“This absolutely distils Ett Hem: the combination of real, raw, cultured Swedish objects against what is actually a very simple looking table”
While the early-1900s building, most recently an office and doctor’s surgery, is similar in architectural style to its neighbour, it has its own personality and, importantly, receives a different quality of light. “By nature the original building is slightly darker and cosier,” says Crawford. “If that was the safe, secure, warm place, then this is lighter, more lively and more public space.” An extensive overhaul to the second building was needed to revitalise it. The works included knocking down walls to create free-flowing spaces and peeling old paint off the bannister of an ornate staircase. “Painting over everything in a strict architectural way is not Ett Hem; Ett Hem is about feeling the original wood under your hand.”
“This is the social floor,” says Mix, leading us through the roomy public spaces of the site’s second storey and out onto a wide balcony, overlooking a verdant garden and the first iteration of Ett Hem. “It gives guests a way to use the house as freely as they want. They can choose where they want to relax and can access the balcony from three different doors.”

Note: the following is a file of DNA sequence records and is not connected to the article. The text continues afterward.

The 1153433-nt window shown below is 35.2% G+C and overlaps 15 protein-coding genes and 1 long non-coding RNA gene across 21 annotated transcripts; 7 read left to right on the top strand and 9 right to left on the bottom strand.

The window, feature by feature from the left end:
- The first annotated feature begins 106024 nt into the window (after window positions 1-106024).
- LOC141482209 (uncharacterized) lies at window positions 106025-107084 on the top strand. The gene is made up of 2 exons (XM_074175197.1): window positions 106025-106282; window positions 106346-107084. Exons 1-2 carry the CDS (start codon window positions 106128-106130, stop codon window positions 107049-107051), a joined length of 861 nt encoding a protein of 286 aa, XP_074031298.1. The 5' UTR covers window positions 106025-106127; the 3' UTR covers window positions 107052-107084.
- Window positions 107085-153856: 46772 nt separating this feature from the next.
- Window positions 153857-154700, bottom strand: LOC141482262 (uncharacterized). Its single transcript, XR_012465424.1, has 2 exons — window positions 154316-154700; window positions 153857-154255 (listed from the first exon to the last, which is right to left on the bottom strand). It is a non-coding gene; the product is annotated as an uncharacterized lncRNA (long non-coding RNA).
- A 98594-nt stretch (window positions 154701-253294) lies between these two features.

The terrace is furnished with cane mid-century lounge chairs designed by Danish architect Tove Kindt-Larsen, which sit alongside weather-proof contemporary coffee tables from Stockholm’s Massproductions and huge, lushly planted terracotta pots that lend a softer feel to the area. Inside, StudioIlse’s refined custom pieces blend effortlessly with a tasteful mix of vintage furniture. For example, the clean lines of a glossy, hot-red lacquered table by StudioIlse counterpoint the curved timber forms of a set of wooden chairs made by Swedish master craftsman Axel Einar Hjorth. “For me, this absolutely distils Ett Hem,” Crawford says of the mix of styles and materials. “That combination of real, raw, cultured Swedish objects against what is actually a very simple looking table.”